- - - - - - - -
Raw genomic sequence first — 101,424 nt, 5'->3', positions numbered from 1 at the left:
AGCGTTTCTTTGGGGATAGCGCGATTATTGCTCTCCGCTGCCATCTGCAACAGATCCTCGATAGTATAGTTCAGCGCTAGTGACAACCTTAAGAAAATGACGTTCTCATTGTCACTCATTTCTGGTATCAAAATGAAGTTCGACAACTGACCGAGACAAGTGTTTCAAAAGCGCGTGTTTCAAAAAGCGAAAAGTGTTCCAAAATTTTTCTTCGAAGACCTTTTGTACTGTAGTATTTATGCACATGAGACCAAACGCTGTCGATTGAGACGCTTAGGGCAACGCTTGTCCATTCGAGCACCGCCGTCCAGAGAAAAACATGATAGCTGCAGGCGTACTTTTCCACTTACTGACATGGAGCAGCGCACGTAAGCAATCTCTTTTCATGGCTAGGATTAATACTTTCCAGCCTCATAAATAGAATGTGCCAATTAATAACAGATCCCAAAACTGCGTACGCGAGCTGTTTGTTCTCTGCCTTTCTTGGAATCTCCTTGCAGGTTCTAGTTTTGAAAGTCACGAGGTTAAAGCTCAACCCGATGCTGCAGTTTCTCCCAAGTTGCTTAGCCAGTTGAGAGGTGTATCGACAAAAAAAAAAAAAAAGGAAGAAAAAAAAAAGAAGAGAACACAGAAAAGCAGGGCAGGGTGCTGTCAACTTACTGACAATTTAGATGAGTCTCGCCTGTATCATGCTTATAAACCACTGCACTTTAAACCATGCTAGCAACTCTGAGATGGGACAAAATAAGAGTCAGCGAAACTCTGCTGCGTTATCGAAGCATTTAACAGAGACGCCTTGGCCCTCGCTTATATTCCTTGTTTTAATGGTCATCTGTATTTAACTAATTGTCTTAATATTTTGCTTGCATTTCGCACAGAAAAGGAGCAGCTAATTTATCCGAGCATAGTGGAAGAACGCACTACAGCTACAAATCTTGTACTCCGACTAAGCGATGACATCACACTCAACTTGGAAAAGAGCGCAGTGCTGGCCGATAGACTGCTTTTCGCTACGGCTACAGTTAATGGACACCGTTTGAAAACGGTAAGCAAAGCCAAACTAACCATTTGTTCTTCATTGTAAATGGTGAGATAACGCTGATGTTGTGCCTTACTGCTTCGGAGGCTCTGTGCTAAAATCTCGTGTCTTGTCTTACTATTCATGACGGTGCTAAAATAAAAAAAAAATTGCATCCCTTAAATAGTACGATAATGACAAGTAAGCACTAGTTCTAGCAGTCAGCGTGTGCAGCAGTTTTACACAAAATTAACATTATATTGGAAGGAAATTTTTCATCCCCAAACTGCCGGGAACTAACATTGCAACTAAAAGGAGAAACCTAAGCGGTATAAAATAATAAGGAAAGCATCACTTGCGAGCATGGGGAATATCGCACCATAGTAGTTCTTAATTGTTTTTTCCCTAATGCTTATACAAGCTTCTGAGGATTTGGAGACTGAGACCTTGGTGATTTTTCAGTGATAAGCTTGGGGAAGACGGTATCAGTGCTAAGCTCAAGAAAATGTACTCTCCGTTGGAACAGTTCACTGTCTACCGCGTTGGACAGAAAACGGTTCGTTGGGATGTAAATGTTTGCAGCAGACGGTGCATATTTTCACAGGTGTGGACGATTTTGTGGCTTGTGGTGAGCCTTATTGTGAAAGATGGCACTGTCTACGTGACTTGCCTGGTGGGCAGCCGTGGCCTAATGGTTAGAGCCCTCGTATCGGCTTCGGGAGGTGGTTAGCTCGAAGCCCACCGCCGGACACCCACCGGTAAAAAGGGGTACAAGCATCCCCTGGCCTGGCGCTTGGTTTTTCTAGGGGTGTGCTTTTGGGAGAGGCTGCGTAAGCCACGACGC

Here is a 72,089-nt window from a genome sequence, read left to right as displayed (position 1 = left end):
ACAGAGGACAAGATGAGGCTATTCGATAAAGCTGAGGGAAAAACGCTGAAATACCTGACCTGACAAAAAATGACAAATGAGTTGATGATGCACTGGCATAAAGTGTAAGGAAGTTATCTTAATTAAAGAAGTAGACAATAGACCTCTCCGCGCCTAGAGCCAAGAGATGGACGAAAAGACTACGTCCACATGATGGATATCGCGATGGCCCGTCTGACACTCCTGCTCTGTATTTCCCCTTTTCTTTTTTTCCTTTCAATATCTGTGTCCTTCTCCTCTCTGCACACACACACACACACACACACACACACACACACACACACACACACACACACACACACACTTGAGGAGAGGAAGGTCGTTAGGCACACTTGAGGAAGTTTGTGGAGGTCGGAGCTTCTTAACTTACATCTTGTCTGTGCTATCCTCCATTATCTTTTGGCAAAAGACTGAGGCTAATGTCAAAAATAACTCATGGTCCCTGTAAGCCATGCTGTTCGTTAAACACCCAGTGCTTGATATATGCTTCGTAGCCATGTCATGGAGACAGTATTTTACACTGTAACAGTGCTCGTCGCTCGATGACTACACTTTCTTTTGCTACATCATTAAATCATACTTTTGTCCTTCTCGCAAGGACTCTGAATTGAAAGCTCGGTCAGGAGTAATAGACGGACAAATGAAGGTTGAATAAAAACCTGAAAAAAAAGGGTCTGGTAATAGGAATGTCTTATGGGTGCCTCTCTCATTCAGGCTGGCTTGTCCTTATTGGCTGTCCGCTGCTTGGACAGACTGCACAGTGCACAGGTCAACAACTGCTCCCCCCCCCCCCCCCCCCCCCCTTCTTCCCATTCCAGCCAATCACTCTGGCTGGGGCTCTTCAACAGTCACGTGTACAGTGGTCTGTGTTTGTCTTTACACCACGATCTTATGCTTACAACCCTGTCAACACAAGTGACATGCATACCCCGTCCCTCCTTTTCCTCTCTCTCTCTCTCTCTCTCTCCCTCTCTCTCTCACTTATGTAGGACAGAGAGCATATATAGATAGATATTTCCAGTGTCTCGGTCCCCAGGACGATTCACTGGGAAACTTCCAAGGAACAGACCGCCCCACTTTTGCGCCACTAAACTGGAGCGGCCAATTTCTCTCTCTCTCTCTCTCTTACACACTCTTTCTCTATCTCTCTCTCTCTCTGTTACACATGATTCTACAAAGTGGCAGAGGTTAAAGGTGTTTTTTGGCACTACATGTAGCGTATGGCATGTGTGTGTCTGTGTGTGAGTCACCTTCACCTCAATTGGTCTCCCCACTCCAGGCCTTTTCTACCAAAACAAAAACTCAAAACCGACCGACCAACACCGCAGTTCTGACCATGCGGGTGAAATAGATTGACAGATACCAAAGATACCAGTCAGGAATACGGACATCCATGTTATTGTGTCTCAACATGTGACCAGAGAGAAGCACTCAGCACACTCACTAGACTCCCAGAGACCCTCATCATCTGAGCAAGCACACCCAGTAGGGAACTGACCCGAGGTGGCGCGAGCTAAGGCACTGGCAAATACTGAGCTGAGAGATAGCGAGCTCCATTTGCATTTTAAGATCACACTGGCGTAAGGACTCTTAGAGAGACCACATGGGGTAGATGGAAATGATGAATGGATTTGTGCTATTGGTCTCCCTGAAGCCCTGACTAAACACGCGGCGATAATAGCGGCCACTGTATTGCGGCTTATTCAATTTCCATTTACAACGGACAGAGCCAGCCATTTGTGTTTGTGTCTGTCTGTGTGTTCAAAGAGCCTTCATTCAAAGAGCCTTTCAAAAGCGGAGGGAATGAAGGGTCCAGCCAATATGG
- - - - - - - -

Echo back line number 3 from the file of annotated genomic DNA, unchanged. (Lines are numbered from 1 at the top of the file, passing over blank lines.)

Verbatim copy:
Here is a 72,089-nt window from a genome sequence, read left to right as displayed (position 1 = left end):